I am speaking of a dialectics that seeks a world outside of cultural confinement. Also, I am not interested in art works that suggest “process” within the metaphysical limits of the neutral room. There is no freedom in that kind of behavioral game playing. The artist acting like a B. F. Skinner rat doing his “tough” little tricks is something to be avoided. Confined process is no process at all. It would be better to disclose the confinement rather than make illusions of freedom.
I am for an art that takes into account the direct effect of the elements as they exist from day to day apart from representation. The parks that surround some museums isolate art into objects of formal delectation. Objects in a park suggest static repose rather than any ongoing dialectic. Parks are finished landscapes for finished art. A park carries the values of the final, the absolute, and the sacred. Dialectics have nothing to do with such things. I am talking about a dialectic of nature that interacts with the physical contradictions inherent in natural forces as they are-nature as both sunny and stormy. Parks are idealizations of nature, but nature in fact is not a condition of the ideal. Nature does not proceed in a straight line, it is rather a sprawling development.
Confined process is no process at all. It would be better to disclose the confinement rather than make illusions of freedom.
Nature is never finished. When a finished work of 20th-century sculpture is placed in an 18th-century garden, it is absorbed by the ideal representation of the past, thus reinforcing political and social values that are no longer with us. Many parks and gardens are re-creations of the lost paradise or Eden, and not the dialectical sites of the present. Parks and gardens are pictorial in their origin—landscapes created with natural materials rather than paint. The scenic ideals that surround even our national parks are carriers of a nostalgia for heavenly bliss and eternal calmness.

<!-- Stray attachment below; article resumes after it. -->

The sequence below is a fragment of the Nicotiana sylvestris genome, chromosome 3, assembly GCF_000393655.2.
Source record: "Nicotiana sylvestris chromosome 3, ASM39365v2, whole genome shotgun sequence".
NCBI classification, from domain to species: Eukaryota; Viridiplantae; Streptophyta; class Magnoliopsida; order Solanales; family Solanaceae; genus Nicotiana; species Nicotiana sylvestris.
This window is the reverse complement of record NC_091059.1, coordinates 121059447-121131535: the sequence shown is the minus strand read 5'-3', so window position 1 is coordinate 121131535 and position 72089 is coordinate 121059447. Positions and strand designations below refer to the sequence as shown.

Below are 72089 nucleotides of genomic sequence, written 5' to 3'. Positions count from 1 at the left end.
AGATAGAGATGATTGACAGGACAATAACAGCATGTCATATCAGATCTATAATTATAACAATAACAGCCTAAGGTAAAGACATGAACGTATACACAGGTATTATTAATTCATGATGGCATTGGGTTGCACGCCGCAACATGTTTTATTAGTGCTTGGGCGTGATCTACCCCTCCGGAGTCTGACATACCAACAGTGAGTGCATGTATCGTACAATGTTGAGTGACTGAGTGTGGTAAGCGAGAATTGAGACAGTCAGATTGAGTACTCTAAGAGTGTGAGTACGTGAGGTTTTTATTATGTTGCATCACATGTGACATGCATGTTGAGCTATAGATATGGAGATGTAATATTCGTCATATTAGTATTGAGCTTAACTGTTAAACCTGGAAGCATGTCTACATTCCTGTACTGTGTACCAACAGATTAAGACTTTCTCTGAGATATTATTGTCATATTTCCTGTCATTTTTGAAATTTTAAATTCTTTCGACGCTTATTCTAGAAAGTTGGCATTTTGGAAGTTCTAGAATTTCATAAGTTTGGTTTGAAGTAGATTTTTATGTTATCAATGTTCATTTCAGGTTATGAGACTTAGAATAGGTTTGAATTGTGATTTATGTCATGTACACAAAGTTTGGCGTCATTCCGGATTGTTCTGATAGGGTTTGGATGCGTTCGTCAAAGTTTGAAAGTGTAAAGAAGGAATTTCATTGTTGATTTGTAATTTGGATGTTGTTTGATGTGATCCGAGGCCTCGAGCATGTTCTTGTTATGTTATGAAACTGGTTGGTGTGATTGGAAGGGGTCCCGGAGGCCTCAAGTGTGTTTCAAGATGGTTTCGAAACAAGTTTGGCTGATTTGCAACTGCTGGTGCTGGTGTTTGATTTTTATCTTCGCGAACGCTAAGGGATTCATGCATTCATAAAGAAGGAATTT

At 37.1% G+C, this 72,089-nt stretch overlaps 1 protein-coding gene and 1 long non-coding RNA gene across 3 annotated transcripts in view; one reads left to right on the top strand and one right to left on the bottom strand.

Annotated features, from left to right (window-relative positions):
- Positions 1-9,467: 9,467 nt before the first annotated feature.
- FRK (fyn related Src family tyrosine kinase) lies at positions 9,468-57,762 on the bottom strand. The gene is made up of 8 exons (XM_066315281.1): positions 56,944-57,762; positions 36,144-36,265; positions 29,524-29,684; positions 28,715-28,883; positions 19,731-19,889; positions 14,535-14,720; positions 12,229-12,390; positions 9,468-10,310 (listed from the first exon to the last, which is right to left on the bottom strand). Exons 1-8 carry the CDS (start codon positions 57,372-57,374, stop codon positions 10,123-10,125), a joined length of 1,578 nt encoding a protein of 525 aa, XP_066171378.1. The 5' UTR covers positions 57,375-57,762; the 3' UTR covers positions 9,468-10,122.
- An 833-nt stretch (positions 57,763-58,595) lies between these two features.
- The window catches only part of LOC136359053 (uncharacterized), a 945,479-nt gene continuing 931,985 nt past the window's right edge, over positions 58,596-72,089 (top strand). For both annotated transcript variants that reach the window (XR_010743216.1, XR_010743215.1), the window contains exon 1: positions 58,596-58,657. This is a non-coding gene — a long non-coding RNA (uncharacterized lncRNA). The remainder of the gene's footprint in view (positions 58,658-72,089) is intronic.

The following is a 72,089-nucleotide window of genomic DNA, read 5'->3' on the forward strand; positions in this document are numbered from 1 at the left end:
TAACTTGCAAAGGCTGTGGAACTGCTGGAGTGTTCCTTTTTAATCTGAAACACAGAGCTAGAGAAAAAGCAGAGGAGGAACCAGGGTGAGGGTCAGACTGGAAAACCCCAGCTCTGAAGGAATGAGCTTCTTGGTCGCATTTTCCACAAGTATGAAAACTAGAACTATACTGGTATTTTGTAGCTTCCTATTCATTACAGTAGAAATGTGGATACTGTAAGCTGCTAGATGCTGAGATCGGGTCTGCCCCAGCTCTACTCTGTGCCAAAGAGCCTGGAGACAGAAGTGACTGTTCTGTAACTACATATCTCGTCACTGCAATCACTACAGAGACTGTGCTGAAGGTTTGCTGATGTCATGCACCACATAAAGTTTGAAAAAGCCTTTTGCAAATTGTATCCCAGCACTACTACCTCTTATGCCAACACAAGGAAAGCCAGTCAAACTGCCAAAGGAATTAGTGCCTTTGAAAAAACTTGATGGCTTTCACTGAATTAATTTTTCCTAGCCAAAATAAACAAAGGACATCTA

Apart from the ideal gardens of the past, and their modern counterparts–national and large urban parks—there are the more infernal regions—slag heaps, strip mines, and polluted rivers. Because of the great tendency toward idealism, both pure and abstract, society is confused as to what to do with such places. Nobody wants to go on a vacation to a garbage dump. Our land ethic, especially in that never-never land called the “art world” has become cloud with abstractions and concepts.
Could it be that certain art exhibitions have become metaphysical junkyards? Categorical miasmas? Intellectual rubbish? Specific intervals of visual desolation? The warden-curators still depend on the wreckage of metaphysical principles and structures because they don’t know any better. The wasted remains of ontology, cosmology, and epistemology still offer a ground for art. Although metaphysics is outmoded and blighted, it is presented as tough principles and solid reasons for installations of art. The museums and parks are graveyards above the ground—congealed memories of the past that act as a pretext for reality. This causes acute anxiety among artists, in so far as they challenge, compete, and fight for the spoiled ideals of lost situations.
Robert Smithson (1938-1973)
From – Robert Smithson: The Collected Writings